ISAs - Additional Permitted Subscription
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Last updated 9 December 2020
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- The Additional Permitted Subscription (APS) enables a surviving spouse or civil partner to inherit an increased ISA allowance
- The APS value is an amount equal to the deceased investors ISA
- An APS made as cash is available until the later of 3 years after the date of death or up to 180 days after the administration of the estate is completed.
What is the Additional Permitted Subscription?In 2014, the then Chancellor George Osborne announced in his Autumn Statement that an ISA could be inherited by a surviving spouse or civil partner. This inheritance effectively takes the form of an increased ISA allowance. This is known as the Additional Permitted Subscription.
How does the APS work?Where a spouse or a civil partner died on or after 3 December 2014, the survivor can apply for an additional ISA allowance, known as the APS.
Where the deceased died before 6 April 2018, the APS allowance is equal to the value of the ISA on the date of death. For example, if a spouse or civil partner died on or after 3 December 2014 but before 6 April 2018 with an ISA valued at £100,000, this would be the survivor’s APS.
Where the deceased died on or after 6 April 2018, their ISA will become reclassified as a 'continuing ISA'. It will keep this status until the earliest of:
- The completion of the administration of the estate;
- The third anniversary of the date of death; or
- The closure of the ISA due to all the funds being withdrawn.
In this case, the APS is equal to the higher of the value of the ISA on the date of the investor’s death or the value of the ISA on the date it stops being a continuing ISA.
Where an investor held ISAs with several companies, a separate APS will be available for each one.
Who is eligible for the APS
An individual whose:
- Spouse or civil partner died on or after 3 December 2014; and
- They were not separated or estranged from their spouse or civil partner.
The APS is separate from the ISA allowance so does not affect it. The ISA allowance is currently £20,000 for the 2020/21 tax year. Therefore, the surviving spouse or civil partner can use their allowance in the normal way, in addition to any APS.
For example, if a spouse died on 10 January 2019 with an ISA valued at £100,000, the survivor could contribute £120,000 (£100,000 plus £20,000) to their ISA for the 2020/21 tax year.
How can an APS be made?
Cash: investors can make a cash contribution using their own cash or cash inherited from the deceased.
Investments: investments held in the deceased's ISA can also be transferred into the surviving spouse or civil partner's ISA directly without needing to be sold. However, investments can only be transferred into an ISA with the same company with which the deceased held their ISA.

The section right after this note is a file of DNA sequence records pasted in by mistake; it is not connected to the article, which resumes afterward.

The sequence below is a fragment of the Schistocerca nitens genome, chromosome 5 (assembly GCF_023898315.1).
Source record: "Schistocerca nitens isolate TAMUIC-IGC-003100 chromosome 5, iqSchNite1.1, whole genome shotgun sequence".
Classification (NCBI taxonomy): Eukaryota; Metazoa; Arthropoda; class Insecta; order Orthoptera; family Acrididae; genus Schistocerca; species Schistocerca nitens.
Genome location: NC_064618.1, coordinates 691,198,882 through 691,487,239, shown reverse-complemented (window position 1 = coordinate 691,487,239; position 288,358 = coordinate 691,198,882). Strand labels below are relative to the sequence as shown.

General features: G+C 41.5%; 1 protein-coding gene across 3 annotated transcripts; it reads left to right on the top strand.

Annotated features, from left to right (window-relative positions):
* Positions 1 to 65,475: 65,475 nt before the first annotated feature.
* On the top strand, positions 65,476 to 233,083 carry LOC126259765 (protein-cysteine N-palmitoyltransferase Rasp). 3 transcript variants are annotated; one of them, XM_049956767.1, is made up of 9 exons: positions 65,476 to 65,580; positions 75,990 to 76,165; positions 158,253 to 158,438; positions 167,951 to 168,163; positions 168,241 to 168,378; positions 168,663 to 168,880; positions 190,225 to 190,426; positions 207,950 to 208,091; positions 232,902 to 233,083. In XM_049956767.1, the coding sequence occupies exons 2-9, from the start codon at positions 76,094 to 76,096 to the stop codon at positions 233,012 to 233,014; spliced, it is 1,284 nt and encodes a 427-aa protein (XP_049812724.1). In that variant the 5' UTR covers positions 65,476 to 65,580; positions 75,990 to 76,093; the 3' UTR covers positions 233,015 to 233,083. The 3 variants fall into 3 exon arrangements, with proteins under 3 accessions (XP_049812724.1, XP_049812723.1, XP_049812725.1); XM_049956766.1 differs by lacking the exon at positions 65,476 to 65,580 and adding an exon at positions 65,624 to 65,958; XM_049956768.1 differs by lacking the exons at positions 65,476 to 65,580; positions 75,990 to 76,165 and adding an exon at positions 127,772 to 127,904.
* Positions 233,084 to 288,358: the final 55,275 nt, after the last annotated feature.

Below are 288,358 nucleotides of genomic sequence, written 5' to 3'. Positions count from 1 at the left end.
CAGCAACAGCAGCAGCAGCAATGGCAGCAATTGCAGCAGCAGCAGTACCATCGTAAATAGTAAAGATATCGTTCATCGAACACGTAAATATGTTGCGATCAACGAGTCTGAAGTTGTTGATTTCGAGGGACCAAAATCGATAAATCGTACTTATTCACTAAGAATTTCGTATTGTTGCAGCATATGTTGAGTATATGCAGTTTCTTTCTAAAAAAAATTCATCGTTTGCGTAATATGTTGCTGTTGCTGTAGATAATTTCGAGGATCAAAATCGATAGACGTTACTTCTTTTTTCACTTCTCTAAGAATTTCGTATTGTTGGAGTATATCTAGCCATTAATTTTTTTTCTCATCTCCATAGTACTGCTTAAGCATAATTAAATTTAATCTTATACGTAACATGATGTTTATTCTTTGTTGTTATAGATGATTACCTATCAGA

For example, where both the deceased spouse and the survivor had VitalityInvest ISAs, the investments held within the deceased’s ISA could be transferred directly into the survivor’s ISA. Where the deceased spouse held an ISA with another provider, the survivor could make a cash contribution to their own VitalityInvest ISA.
Where the value of any inherited ISA investments is less than the APS (for example, where the value of investments have gone down since the date of death), a top up payment can also be made with cash.
If the deceased died between 3 December 2014 and 5 April 2018 and the value of any inherited ISA investments is greater than the APS (for example, where they have risen in value since the date of death), investments can only be transferred into the ISA up to the value of the APS.
Are there any time limits to use the APS?
An APS made as investments or stock must be completed within 180 days of the distribution of the assets to the surviving spouse.
An APS made as cash is available until the later of:
- Three years after the date of death; or
- Up to 180 days after the administration of the estate is completed.
Important InformationThe information provided is based on our current understanding of the UK legislation and may be subject to amendments as a result of changes in legislation.
All references to taxation are based on our understanding of current UK taxation law and may be affected by future changes in legislation, the individual circumstances of the investor and pension scheme conditions.
The information provided in this article is not intended to offer advice.
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